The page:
When it comes to prepping for retirement, federal workers are doing much better than their private sector counterparts. For instance:
When they retire from the government, workers are guaranteed a lifetime annuity with the option to provide a survivor benefit. The majority of federal workers retired under the old Civil Service Retirement System. It has a defined benefit. Someone age 55 with 30 years service could be expected to get a monthly annuity that would start out at about 56 percent of their final salary. CSRS benefits are fully indexed to inflation so each year, assuming costs go up, retirees get a cost-of-living adjustment (COLA) equal to the rise in living costs. In times of deflation (declining prices), annuities are not impacted.
The majority of current federal and postal workers are under the less-generous Federal Employees Retirement System. FERS provides about half the benefit of an equivalent CSRS employee. But FERS employees are eligible for Social Security benefits, and they get matching contributions to their in-house 401k plan (the Thrift Savings Plan) of up to 5 percent of salary. FERS retirees also get a catchup with inflation COLAs each January, but under a formula that can reduce the actual increase by 1 percentage point.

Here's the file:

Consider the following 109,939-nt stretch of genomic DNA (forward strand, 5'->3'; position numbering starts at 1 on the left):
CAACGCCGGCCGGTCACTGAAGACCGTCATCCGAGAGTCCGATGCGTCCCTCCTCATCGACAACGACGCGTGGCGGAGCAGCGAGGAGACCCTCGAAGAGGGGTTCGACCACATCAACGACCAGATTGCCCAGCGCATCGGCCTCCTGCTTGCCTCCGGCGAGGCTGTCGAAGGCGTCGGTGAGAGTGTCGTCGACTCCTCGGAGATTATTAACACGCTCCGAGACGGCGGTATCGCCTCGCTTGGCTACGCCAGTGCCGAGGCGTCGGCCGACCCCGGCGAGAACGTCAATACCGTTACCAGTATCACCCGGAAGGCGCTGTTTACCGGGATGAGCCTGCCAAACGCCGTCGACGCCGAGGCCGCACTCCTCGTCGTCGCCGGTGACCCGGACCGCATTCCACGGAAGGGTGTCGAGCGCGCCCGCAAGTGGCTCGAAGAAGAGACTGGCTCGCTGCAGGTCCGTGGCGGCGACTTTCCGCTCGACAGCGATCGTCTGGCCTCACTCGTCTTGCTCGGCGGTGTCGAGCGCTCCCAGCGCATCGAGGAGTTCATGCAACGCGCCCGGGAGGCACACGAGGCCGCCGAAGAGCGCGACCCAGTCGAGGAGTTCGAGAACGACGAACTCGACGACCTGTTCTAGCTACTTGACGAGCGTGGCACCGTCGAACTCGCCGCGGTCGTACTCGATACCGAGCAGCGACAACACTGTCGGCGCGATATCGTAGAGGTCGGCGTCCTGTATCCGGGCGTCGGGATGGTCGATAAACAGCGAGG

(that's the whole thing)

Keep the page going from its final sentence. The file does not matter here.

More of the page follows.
Feds (and military personnel) love the TSP. As of Jan. 31, their accounts were valued at $436.88 billion (with a B). That makes it king of the 401ks. The low administrative fees (lowest in the business) make it so attractive that many high-income people coming into government transfer their outside retirement accounts into the TSP.
The average TSP for investors under the newer FERS system is $114,001.
The average TSP account balance for investors under the old CSRS program is $113.717.
The average 401k account balance for people in the private sector is $91,300.
Many if not most people in the private sector either don’t have a 401k plan or don’t have a defined benefit retirement plan. Some don’t have either and have little or nothing (other than Social Security) set aside for their retirement years.
Superstitious farmers consider the first three days of March as unlucky days for sowing seeds. Rain during that time period could portend a bad harvest, so those farmers wait until March 4 to do their planting.
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